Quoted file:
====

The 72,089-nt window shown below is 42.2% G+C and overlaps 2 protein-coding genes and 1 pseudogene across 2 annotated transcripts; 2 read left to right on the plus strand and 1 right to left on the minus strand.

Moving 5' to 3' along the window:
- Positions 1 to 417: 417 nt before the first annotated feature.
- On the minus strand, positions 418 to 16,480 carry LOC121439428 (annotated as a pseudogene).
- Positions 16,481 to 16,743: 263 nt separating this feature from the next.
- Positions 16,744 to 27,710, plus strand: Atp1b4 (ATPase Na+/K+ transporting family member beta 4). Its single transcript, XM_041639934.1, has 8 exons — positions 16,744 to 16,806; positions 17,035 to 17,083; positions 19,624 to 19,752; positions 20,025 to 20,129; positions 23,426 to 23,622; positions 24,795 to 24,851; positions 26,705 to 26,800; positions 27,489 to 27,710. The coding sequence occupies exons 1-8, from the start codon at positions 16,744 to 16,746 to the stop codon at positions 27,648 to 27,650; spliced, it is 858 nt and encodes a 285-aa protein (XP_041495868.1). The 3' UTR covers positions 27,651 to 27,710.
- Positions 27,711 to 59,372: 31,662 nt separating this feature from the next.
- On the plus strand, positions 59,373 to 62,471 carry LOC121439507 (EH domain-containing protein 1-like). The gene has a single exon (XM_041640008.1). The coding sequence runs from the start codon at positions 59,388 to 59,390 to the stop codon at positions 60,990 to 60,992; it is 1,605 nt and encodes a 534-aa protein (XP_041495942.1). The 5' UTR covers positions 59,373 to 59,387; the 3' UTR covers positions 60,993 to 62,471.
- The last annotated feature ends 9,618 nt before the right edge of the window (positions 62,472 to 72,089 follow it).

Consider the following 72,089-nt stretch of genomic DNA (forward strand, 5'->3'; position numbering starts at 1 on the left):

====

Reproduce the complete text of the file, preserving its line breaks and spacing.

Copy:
The 72,089-nt window shown below is 42.2% G+C and overlaps 2 protein-coding genes and 1 pseudogene across 2 annotated transcripts; 2 read left to right on the plus strand and 1 right to left on the minus strand.

Moving 5' to 3' along the window:
- Positions 1 to 417: 417 nt before the first annotated feature.
- On the minus strand, positions 418 to 16,480 carry LOC121439428 (annotated as a pseudogene).
- Positions 16,481 to 16,743: 263 nt separating this feature from the next.
- Positions 16,744 to 27,710, plus strand: Atp1b4 (ATPase Na+/K+ transporting family member beta 4). Its single transcript, XM_041639934.1, has 8 exons — positions 16,744 to 16,806; positions 17,035 to 17,083; positions 19,624 to 19,752; positions 20,025 to 20,129; positions 23,426 to 23,622; positions 24,795 to 24,851; positions 26,705 to 26,800; positions 27,489 to 27,710. The coding sequence occupies exons 1-8, from the start codon at positions 16,744 to 16,746 to the stop codon at positions 27,648 to 27,650; spliced, it is 858 nt and encodes a 285-aa protein (XP_041495868.1). The 3' UTR covers positions 27,651 to 27,710.
- Positions 27,711 to 59,372: 31,662 nt separating this feature from the next.
- On the plus strand, positions 59,373 to 62,471 carry LOC121439507 (EH domain-containing protein 1-like). The gene has a single exon (XM_041640008.1). The coding sequence runs from the start codon at positions 59,388 to 59,390 to the stop codon at positions 60,990 to 60,992; it is 1,605 nt and encodes a 534-aa protein (XP_041495942.1). The 5' UTR covers positions 59,373 to 59,387; the 3' UTR covers positions 60,993 to 62,471.
- The last annotated feature ends 9,618 nt before the right edge of the window (positions 62,472 to 72,089 follow it).

Consider the following 72,089-nt stretch of genomic DNA (forward strand, 5'->3'; position numbering starts at 1 on the left):